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La Rochelle’s rare earth plant: Solvay’s strategy to reignite Europe’s mineral independence

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Solvay, the current owner of a once-prominent rare earth processing plant in La Rochelle, France, is taking ambitious steps to rejuvenate the facility and restore its status as a major player in the rare earth market. This initiative comes as Europe intensifies its efforts to boost the production of critical minerals essential for the green energy transition.

A storied history of rare earth production

Four decades ago, the La Rochelle plant was among the largest rare earth processing facilities globally, producing materials for various technologies including color televisions, arc lights and camera lenses. The plant’s output set global benchmarks for rare earth prices during the 1980s and 1990s. However, the facility’s productivity has since waned, reflecting the broader trend of rare earth processing shifting to China.

The shift to China and its impact

China emerged as a dominant force in the rare earths market, a group of 17 minerals crucial for numerous high-tech applications, by offering lower prices, largely due to government support and less stringent environmental regulations. Over the past 25 years, this dominance has led to the migration of rare earth processing from Europe and the United States to China. Despite recent efforts to enhance sustainability and close polluting operations in China, the country still leads in rare earth production, accounting for 298,000 metric tons of rare earth oxides in the past year.

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Solvay’s revival plan

Currently, the La Rochelle plant produces 4,000 metric tons of separated rare earth oxides annually, a small fraction of China’s output. The plant’s production has been primarily focused on rare earths used for auto catalysts and electronics, not the types required for permanent magnets in electric vehicles (EVs) and wind turbines.

Solvay has announced plans to begin producing rare earths for permanent magnets by next year. “We at Solvay want to put rare earths for permanent magnets back on the map in Europe,” said An Nuyttens, President of Solvay’s division for rare earth products. “It’s not an easy task; it will be a step-by-step process, as the entire supply chain from mining to magnet production needs to be developed.”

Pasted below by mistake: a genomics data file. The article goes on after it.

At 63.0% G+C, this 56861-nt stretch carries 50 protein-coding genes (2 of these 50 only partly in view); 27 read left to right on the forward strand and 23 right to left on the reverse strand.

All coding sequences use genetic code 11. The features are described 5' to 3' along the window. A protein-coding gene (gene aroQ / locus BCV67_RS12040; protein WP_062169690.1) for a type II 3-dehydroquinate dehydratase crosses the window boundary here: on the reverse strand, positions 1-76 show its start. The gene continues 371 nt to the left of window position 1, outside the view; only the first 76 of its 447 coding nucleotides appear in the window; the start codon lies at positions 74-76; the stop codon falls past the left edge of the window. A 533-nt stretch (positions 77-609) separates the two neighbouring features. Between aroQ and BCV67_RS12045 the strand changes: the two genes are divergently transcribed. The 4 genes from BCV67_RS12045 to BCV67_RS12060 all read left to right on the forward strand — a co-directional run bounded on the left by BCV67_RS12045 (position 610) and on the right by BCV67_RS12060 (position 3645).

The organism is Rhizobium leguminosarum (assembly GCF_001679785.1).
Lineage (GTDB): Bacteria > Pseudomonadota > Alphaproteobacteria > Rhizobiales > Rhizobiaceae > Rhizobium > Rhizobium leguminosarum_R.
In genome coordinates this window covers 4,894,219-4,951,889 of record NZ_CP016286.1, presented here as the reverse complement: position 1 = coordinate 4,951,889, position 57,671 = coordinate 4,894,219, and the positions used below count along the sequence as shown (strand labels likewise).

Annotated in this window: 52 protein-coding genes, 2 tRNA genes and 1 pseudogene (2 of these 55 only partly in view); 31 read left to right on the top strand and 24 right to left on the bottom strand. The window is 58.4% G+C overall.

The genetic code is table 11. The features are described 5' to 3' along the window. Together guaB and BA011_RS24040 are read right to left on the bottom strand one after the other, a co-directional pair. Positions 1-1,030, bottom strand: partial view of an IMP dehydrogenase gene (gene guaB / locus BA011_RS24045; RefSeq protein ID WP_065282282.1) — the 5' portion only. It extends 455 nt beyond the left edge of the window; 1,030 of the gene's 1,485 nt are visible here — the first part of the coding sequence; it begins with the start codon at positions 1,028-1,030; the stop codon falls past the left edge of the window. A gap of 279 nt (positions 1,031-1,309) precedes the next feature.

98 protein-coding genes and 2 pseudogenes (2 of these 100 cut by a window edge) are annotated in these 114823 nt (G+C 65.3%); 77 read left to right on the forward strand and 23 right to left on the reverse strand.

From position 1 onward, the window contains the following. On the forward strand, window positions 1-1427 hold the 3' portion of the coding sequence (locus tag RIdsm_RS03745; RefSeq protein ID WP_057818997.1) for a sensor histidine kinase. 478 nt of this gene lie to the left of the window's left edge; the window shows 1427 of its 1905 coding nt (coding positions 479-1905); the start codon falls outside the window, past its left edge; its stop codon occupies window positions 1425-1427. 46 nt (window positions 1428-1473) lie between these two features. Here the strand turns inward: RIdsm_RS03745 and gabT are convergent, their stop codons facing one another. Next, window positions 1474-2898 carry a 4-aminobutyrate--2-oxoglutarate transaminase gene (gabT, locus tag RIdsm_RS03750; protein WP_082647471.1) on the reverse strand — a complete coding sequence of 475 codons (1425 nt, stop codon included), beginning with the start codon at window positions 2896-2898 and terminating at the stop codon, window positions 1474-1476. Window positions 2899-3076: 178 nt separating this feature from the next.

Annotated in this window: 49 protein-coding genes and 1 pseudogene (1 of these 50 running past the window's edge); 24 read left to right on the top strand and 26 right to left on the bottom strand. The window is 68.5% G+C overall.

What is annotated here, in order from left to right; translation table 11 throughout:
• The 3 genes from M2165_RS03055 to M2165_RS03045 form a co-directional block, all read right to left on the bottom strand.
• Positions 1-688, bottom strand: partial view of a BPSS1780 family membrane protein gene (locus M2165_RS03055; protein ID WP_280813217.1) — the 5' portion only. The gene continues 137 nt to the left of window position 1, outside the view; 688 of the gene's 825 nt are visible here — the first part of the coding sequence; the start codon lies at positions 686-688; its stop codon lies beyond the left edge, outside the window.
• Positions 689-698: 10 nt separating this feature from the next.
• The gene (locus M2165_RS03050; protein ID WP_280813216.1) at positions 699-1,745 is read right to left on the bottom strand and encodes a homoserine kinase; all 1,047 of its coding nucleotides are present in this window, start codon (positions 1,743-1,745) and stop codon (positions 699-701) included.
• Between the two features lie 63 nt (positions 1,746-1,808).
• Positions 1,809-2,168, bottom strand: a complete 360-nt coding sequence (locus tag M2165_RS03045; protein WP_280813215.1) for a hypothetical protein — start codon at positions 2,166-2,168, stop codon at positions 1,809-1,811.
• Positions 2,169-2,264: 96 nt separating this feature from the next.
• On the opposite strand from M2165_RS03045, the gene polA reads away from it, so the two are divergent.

The 160-year-old chemical group aims to eventually supply 20% to 30% of the separated rare earth demand for magnet production in Europe. However, Nuyttens cautioned that reaching this goal may not be feasible until after 2030, and no specific date was given.

Challenges and opportunities for Europe

The revival of Europe’s rare earth industry faces significant challenges. According to a Reuters analysis, by 2030, the EU is expected to have minimal output from rare earth mines. Only one metals and alloys project is currently in the pipeline, and it is a low-margin venture. Public opposition to new mining projects, limited funding, and uncertain demand, coupled with faltering EV sales and weak metal prices, further complicate efforts to boost rare earth production in Europe.

Despite these hurdles, the EU is projected to achieve 45% of its rare earth separation needs by 2030, largely through reprocessing waste from Sweden’s LKAB iron ore mines. However, this will only contribute to about 1% of the EU’s demand for oxides necessary for magnets. The European Commission’s Critical Raw Materials Act (CRMA) aims to address these issues but does not cover magnet production, which is expected to meet only 22% of demand by 2030.

“The window between now and 2030 is closing quickly in the context of how long it takes to get these projects and processing facilities off the ground,” said Ryan Castilloux of Adamas Intelligence, a consultancy specializing in critical minerals. Castilloux noted that excluding magnets from the CRMA targets is a “blind spot” and could lead to misleadingly positive outcomes for the EU’s rare earth ambitions.

The path forward

Solvay’s efforts at La Rochelle represent a critical step in addressing Europe’s reliance on Chinese rare earths and achieving greater self-sufficiency in the production of these vital materials. The success of such initiatives will depend on overcoming significant economic, environmental, and social challenges while ensuring a sustainable and resilient supply chain for the future.

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